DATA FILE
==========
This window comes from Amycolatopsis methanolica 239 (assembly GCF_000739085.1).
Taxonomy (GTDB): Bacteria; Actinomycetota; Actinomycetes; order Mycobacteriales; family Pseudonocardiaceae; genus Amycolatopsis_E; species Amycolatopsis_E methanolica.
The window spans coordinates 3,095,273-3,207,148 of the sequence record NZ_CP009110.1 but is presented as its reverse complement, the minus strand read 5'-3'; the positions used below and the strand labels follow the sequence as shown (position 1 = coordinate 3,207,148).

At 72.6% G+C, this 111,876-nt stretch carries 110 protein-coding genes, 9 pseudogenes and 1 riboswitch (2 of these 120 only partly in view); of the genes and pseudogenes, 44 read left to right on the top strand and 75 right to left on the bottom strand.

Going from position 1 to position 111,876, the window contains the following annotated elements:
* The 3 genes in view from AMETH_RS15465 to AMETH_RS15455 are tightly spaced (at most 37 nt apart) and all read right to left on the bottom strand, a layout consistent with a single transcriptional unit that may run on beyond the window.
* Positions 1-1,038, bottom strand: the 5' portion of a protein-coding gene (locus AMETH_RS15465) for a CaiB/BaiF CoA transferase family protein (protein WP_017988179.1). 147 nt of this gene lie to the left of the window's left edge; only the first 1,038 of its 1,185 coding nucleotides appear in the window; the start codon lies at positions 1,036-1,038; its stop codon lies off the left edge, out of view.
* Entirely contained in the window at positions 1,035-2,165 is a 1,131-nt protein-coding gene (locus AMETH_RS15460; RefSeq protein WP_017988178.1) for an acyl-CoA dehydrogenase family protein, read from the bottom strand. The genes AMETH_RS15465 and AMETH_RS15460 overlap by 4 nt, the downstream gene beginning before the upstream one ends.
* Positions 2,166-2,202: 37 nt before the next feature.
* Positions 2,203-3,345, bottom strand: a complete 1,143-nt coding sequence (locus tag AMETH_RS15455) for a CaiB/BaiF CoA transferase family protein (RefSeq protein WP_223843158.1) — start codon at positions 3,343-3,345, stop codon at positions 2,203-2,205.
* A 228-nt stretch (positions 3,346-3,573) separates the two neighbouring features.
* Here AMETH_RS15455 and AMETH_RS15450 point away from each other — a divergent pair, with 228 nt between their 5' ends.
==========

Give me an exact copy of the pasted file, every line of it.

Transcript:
This window comes from Amycolatopsis methanolica 239 (assembly GCF_000739085.1).
Taxonomy (GTDB): Bacteria; Actinomycetota; Actinomycetes; order Mycobacteriales; family Pseudonocardiaceae; genus Amycolatopsis_E; species Amycolatopsis_E methanolica.
The window spans coordinates 3,095,273-3,207,148 of the sequence record NZ_CP009110.1 but is presented as its reverse complement, the minus strand read 5'-3'; the positions used below and the strand labels follow the sequence as shown (position 1 = coordinate 3,207,148).

At 72.6% G+C, this 111,876-nt stretch carries 110 protein-coding genes, 9 pseudogenes and 1 riboswitch (2 of these 120 only partly in view); of the genes and pseudogenes, 44 read left to right on the top strand and 75 right to left on the bottom strand.

Going from position 1 to position 111,876, the window contains the following annotated elements:
* The 3 genes in view from AMETH_RS15465 to AMETH_RS15455 are tightly spaced (at most 37 nt apart) and all read right to left on the bottom strand, a layout consistent with a single transcriptional unit that may run on beyond the window.
* Positions 1-1,038, bottom strand: the 5' portion of a protein-coding gene (locus AMETH_RS15465) for a CaiB/BaiF CoA transferase family protein (protein WP_017988179.1). 147 nt of this gene lie to the left of the window's left edge; only the first 1,038 of its 1,185 coding nucleotides appear in the window; the start codon lies at positions 1,036-1,038; its stop codon lies off the left edge, out of view.
* Entirely contained in the window at positions 1,035-2,165 is a 1,131-nt protein-coding gene (locus AMETH_RS15460; RefSeq protein WP_017988178.1) for an acyl-CoA dehydrogenase family protein, read from the bottom strand. The genes AMETH_RS15465 and AMETH_RS15460 overlap by 4 nt, the downstream gene beginning before the upstream one ends.
* Positions 2,166-2,202: 37 nt before the next feature.
* Positions 2,203-3,345, bottom strand: a complete 1,143-nt coding sequence (locus tag AMETH_RS15455) for a CaiB/BaiF CoA transferase family protein (RefSeq protein WP_223843158.1) — start codon at positions 3,343-3,345, stop codon at positions 2,203-2,205.
* A 228-nt stretch (positions 3,346-3,573) separates the two neighbouring features.
* Here AMETH_RS15455 and AMETH_RS15450 point away from each other — a divergent pair, with 228 nt between their 5' ends.